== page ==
Too Much Fruit Can Be Dangerous to Your Health
of us have come to believe that eating healthier means eating lots of fruits and
vegetables. While fruits and vegetables are much better for you than refined foods
like cookies and chips, my experiences and research have led me to believe that
too much fruit can be harmful to your health.
lot of the fruit that is grown today is much higher in sugar than they would be
in a natural environment. Have you ever tasted a wild blueberry? How about a wild
apple? On their own, they are delicious, but you may be surprised to discover
that they aren't nearly as sweet as modern day varieties. Over thousands of years,
humans have been able to make fruits larger and sweeter than their wild predecessors
sugar from fruit is natural, so you should be able to eat as much as you want,
right? This question is best asked of fruitarians - people who eat nothing but
raw fruits. It is not uncommon for a strict fruitarian to eat five bananas and
five dates for breakfast, one large canteloupe for lunch, and five large peaches
fruitarians take a more balanced approach and eat lots of less sweet, seed-bearing
fruits like tomatoes and zuchinni. They also eat plenty of greens like romaine
of which approach is taken, I have not met a single strict fruitarian of more
than two years who didn't have significant health challenges. The most common
challenges are dental decay, osteoporosis, wasting of muscle tissue, inability
to maintain a healthy weight, chronic fatigue, skin problems, thinning hair, weakening
nails, and excessive irritability.
of these problems are the result of nutritional deficiencies. The most common
deficiencies that I know of in this population are vitamins B12, A*, D, zinc,
and certain essential fatty acids.
problem with a high fruit diet is that it can lead to problems involving the hormones
that regulate your blood sugar; insulin, glucagon, and growth hormone. A chronic
imbalance of these hormones is a sure way to develop cardiovascular disease and
encouraging news is that when you eat fruits in moderation, they can contribute
to excellent overall health and fitness. Here is a list of some of my favorite,
Berries - Be sure that they are wild or organic, as commercially grown berries
are heavily coated with pesticides. Berries tend to put less stress on your blood
sugar - regulating mechanisms than other fruits, and provide loads of fiber, vitamins,
minerals, and phytochemicals which protect you against disease. Frozen wild blueberries
are available year-round in almost any grocery store.
Avocado - An excellent source of raw fat, which is essential for healing and maintenance
of health. Avocados are also an excellent source of fiber, vitamins, and minerals.
The fatty acids found in avocados provide excellent fuel for energy. A good avocado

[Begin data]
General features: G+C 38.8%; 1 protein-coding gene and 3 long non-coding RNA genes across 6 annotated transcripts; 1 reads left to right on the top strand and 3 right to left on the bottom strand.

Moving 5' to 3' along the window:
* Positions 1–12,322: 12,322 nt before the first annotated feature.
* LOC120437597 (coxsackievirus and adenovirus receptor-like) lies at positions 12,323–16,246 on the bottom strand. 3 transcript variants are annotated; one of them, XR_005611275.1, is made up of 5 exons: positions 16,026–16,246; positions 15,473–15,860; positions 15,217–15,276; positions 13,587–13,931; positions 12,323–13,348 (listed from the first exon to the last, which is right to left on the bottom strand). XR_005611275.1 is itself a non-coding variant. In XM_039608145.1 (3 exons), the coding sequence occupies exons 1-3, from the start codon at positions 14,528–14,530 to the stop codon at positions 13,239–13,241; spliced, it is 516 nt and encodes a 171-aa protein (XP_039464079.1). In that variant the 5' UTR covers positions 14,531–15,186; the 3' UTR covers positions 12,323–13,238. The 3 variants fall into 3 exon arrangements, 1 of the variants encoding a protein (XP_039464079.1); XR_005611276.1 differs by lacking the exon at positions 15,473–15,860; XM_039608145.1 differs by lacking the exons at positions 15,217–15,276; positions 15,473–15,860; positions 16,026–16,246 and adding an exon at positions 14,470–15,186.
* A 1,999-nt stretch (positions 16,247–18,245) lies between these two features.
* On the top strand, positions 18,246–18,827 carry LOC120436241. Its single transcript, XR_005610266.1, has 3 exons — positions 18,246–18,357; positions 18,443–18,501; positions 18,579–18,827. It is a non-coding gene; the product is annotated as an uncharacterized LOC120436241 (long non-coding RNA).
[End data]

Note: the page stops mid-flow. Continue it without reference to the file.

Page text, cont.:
has a rich, creamy texture and a rich green color towards the outer part of its
Figs - If you haven't tried a fresh black or green fig, you are missing out on
one of the most minerally dense fruits there is. Fresh figs are superior to dried
figs, as the drying process creates an unhealthy concentration of the natural
sugars in figs. If you are going to eat dried figs, strive to eat only a few per
day. Figs are particularly high in potassium, calcium, and iron.
Pomegranates - If you could choose only one fruit to get into your blood and provide
super protection against free radical damage and chronic disease, pomegranates
would be a great choice. By weight, they have one of the highest concentrations
of antioxidants among all fruits.
Apples - Like all of the fruits listed above, apples are high in fiber, vitamins,
minerals, and antioxidants. From a practical viewpoint, apples are one of the
most affordable healthy fruits to eat on a regular basis.
you want to eat super sweet fruits like bananas, grapes, and ripe persimmons,
you may want to eat them with some dark green lettuce, celery sticks, and avocado,
as the mineral density in these green foods will help to dampen the unhealthy
effect that super sweet fruits have on your insulin levels.
recommend staying away from fruit juices most of the time, as their concentrated
sugars contribute to health problems related to too much insulin production.
While it is true that vitamin A can be made from beta carotene, which is found
in lots of fruits and vegetables, many people are unable to make enough vitamin
A for their daily needs from beta carotene alone. Effective conversion of beta
carotene to vitamin A depends on a number of factors, like a healthy gall bladder,
sufficient dietary fat, and a healthy thyroid gland. Sufficient intake and absorption
of vitamin A is essential to a number of processes, including building and maintaining
healthy mucosal linings throughout your body, enhancing your immune system, and
supporting your vision.
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